Golden Age showcase: The Spectre

Today is all about the final member of the original superhero team, the Justice Society of America.


And who better to end such a lengthy string of articles than with God.  Not a god like Zeus or Thor but rather, THE God.  Granted today’s character is only part of the divine being we all know and love but he’s an incredibly important part when it comes to comic books.  I’m talking about the literal personification of God’s wrath in the DC universe: The Spectre.


Origin and career:

Fun fact about this character, he was created by comic book legend Jerry Siegel who was the co founder of this guy, you’ve probably never heard of him.


The Spectre first appeared in 1940 and was originally a cop named Jim Corrigan

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Corrigan had the unfortunate luck of being at the wrong place at the wrong time and was murdered by gang of mobsters who threw him into a barrel filled with cement and then threw the barrel into a river.  Instead of dying, Jim was confronted by an entity known only as “The Voice” and was sent back to earth in order to rid the world of evil as a spirit of vengeance.


It seems that Seigel liked to give his characters incredible amounts of power because the Spectre was on level of power and ability comparable to Superman, and if you take the fact that the Golden Age Superman was nowhere near as powerful as he is today you could argue that the Spectre was even more powerful at this time.  He could change his size at will


He could travel across the world in the blink of an eye


and he had some rather gruesome ways of dealing with those he sought to punish, including one noteworthy instance where he turned a criminal into a walking skeleton.


and leaving a man stranded in the middle of a warehouse, paralyzed with some sort of science ray for the rest of his life.


It should be noted that while Jim Corrigan did have a fiancee at the time named Clarice he decided to break up with because when you’re a non corporeal being with the ability to pass the judgement of the Lord upon all evil doers you’re probably not very well suited for the married life.

Sadly it seems that even back in the Golden Age people realized that having a superhero who is way to powerful to be fighting mere mobsters and cannot be hurt is a bit…boring and by the start of the Second World War the Spectre’s role in the DC universe was greatly diminished.  Jim Corrigan was re incarnated in 1942 and the Spectre became more like his name sake, an invisible ghost like figure who tended to only intervene in events rather than take direct action.  Near the end of the Golden Age he was reduced to the role of guardian angel in a comic book series “Percival Popp, the Super Cop”.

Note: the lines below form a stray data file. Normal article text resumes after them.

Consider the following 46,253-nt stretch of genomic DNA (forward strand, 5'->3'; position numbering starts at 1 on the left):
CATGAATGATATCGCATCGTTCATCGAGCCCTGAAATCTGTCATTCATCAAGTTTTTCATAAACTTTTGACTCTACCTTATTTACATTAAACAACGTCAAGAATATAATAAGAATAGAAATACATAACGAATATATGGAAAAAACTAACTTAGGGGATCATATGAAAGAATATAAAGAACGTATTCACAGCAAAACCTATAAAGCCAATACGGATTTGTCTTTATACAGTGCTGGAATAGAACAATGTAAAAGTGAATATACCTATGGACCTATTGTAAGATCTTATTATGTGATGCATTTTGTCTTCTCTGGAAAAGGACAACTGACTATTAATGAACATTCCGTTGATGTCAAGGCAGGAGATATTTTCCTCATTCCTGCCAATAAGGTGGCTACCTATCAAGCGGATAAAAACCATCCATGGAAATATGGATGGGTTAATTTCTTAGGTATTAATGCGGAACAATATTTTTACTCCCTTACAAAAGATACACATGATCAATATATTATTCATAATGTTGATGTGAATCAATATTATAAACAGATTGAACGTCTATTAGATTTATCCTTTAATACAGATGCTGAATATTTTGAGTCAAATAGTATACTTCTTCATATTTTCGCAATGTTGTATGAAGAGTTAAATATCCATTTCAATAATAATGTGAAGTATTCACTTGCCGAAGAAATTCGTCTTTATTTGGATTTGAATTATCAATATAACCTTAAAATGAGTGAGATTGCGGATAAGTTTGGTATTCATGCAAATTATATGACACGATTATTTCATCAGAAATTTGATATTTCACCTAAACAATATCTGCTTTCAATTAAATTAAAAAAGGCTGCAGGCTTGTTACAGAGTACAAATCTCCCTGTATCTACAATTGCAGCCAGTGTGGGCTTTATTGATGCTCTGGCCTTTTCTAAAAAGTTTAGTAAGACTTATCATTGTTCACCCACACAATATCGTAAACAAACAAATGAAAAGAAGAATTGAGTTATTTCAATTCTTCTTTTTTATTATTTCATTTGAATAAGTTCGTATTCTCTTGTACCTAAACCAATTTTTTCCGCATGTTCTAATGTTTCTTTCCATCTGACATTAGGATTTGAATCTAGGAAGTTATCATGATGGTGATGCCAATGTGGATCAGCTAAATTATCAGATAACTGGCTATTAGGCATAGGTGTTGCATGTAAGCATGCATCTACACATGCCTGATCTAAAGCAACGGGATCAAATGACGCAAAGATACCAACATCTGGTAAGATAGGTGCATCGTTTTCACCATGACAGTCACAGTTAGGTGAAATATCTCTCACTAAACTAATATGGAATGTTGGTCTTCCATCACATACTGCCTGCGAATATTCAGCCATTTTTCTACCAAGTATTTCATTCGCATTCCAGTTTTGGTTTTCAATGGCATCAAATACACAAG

It seems that the Spectre’s decision to retire with the rest of the JSA during the 1950’s was probably a good idea.

So what happened?

Forgive the pun but the Spectre came back in the 1960’s with a vengeance.


Instead of toning his powers down legendary DC editor Julius Schwartz made the Spectre even more powerful, basically becoming the closest thing to God in the DC universe.  However, the problem of his power still remained and the creative staff struggled to find ways to tell good stories with a nigh omnipotent protagonist.  The solution was to have him make cameos in other books like the Flash and Batman and many of his later stories took a more occult feel and leaned more in the direction of horror anthologies than a superhero.


After a period of time as a severely depowered hero with his alter ego running an occult detective agency his role as an agent of God would reach it’s apex under the writing of John Ostrander, who claimed that the Spectre was actually one of the fallen angels who was cast out of Heaven named Aztar.  During this time the Spectre would be confronted with deep and morally questionable decisions like whether or not he should punish a woman who had killed her abusive husband in his sleep.  He would also have an enemy that was his equal in terms of power, a rival angel of death called Eclipso.


The Spectre would eventually become an integral part of the DC universe on a cosmic level, playing an important part in many of DC’s massive multiverse events like Crisis on Infinite Earths and Zero Hour.  In 1999 Jim Corrigan would eventually find peace and his soul was separated from the Spectre who attached itself to the soul of the Green Lantern Hal Jordan during the event comic Day of Judgement. 


After Hal was released from the Spectre’s control the entity would go on a violent rampage before finding a new host in a man named Crispus Allen.


The Spectre would continue to fight many of DC Comic’s massive cosmic threats including his old nemesis Eclipso and the personification of Death, Nekron.


He’s also had several cameo appearances in various other titles including one of the best episodes of Batman: The Brave and the Bold

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and a pretty good short film under the DC Showcase title.

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As one of DC’s most powerful characters (and that’s saying something) the Spectre has struggled as a character for good and compelling stories.  However, as the personification of vengeance (something that a lot of superheroes in general share) he is and will remain an important part of the mythos and mythology of one of the greatest collection of heroes the world has ever known.

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